DFC Approach to Team Formation
Our approach to team formation is based around the concept of a “qualified player” — we do our best to find a roster spot for every player that we feel is qualified to play club-level youth soccer based on the results of the tryout and recommendations from coaches in our program. Obviously, there are a number of limiting factors including league-imposed roster limits as well as the availability of qualified coaches. Therefore, we are sometimes in the unfortunate position of wanting to offer a roster spot to a player and not being able to do so.
DFC U7/U8 Academy
We do not hold tryouts for the DFC U7/U8 Academy — this is a true academy experience full of lots of intense technical training and small-sided games with occasional informal friendlies against the academies of other area clubs. The DFC U7/U8 Academy is all about developing your young player and helping him or her to fall in love with the game of soccer. It is a much more intense experience than mini soccer, so please do not register your child if they are not ready.
DFC U9s and U10s
DFC does not make cuts at the U10 level or below. For the U9 and U10 age groups, we hold leveling sessions that enable us to form level or skill-balanced teams within each of these age groups. As stated above, we rely heavily on parents to make the right choice for their child regarding the appropriate level of soccer at this tender age. We will, however, approach parents when we feel their child is not prepared for the DFC program at this time.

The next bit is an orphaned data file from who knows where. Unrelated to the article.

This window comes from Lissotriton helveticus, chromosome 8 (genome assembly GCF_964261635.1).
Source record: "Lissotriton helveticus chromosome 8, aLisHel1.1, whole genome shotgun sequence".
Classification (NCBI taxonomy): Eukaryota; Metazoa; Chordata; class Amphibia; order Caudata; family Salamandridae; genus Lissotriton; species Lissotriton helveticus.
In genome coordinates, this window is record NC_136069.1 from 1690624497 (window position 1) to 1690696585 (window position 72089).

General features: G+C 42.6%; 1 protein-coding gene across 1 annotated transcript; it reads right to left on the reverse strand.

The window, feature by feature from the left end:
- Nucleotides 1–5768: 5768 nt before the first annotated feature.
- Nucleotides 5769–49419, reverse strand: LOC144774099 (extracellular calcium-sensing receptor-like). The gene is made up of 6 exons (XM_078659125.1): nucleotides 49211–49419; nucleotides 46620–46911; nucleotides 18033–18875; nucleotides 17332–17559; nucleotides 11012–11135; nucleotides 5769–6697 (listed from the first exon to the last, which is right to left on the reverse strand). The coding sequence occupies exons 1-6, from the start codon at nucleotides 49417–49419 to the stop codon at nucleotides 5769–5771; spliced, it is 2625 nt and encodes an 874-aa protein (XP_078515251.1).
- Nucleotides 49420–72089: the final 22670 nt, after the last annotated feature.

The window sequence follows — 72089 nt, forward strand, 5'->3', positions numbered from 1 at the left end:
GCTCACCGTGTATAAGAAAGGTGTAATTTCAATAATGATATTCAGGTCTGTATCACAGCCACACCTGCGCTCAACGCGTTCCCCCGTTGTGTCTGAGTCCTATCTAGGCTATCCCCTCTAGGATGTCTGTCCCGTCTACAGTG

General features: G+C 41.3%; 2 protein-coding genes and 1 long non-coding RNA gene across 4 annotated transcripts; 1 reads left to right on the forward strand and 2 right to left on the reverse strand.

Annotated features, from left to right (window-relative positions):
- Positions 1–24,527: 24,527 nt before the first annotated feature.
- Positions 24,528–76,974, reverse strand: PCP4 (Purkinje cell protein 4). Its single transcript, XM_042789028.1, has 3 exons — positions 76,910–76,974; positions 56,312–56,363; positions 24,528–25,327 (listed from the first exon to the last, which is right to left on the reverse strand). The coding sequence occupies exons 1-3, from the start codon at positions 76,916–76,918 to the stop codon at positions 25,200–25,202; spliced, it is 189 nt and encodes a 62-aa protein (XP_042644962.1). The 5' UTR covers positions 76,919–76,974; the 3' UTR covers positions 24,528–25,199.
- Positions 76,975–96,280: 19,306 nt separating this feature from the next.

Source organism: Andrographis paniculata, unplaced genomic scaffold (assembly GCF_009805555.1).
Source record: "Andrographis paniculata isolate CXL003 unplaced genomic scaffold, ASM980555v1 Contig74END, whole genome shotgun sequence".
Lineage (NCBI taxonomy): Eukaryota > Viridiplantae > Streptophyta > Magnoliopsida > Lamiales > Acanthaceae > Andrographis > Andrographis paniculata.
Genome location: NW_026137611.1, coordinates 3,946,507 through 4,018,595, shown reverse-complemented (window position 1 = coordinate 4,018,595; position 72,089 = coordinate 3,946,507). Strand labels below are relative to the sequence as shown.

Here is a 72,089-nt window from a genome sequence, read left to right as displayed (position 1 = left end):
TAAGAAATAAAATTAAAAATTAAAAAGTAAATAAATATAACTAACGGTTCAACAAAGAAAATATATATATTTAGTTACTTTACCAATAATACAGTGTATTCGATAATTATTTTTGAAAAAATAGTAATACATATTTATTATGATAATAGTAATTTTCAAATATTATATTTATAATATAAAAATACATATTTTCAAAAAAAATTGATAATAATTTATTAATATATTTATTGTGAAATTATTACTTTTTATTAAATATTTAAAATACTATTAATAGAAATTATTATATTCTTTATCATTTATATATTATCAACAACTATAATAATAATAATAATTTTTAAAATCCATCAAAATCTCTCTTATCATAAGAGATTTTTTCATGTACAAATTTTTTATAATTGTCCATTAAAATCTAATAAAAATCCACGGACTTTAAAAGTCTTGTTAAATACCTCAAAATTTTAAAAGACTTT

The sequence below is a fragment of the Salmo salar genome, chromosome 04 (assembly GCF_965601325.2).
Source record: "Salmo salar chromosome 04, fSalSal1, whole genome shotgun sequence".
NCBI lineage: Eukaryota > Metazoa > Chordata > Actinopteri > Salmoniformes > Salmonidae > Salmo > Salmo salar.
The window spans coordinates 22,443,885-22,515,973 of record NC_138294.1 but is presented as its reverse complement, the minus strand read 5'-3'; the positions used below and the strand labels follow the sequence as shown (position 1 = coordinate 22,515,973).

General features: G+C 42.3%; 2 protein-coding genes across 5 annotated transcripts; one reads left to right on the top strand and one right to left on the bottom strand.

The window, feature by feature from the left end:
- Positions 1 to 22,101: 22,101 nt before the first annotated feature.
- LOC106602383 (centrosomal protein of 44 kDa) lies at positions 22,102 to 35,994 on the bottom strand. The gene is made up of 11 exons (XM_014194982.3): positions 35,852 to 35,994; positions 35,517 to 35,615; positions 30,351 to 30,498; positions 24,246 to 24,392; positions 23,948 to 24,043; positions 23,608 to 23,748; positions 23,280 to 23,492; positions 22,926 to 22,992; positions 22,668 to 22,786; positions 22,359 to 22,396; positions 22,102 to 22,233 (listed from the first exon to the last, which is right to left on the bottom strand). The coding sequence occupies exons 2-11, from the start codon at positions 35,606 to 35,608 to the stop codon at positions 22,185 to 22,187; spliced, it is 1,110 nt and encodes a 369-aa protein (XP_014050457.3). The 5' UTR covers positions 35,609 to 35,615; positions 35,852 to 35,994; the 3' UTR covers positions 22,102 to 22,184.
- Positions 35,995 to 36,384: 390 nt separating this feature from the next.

DFC U11s and U12s
This is the age group at which DFC starts to hold tryouts as opposed to leveling sessions. Again, we try to take an inclusive approach and rely heavily on the concept of a qualified player in making our decisions. Nonetheless, we are typically oversubscribed at these age groups and so parents should prepare children for the very real possibility that they will not be selected for a team. Additionally, when we have enough qualified players to form more than one team within the U11 or U12 age groups, we will form level or skill-balanced teams in order to ensure that each player has the opportunity to play on a competitive team.
DFC U13s and U14s
We use the concept of a qualified player here again in guiding our player selections and the unfortunate business of making players cuts is a reality at the U13 and U14 age groups, so parents should most certainly prepare children for the possibility that they will not be selected for a team. Once again, when we have enough qualified players to form more than one team within the U13 or U14 age groups, we will form level or skill-balanced teams in order to ensure that each player has the opportunity to play on a competitive team.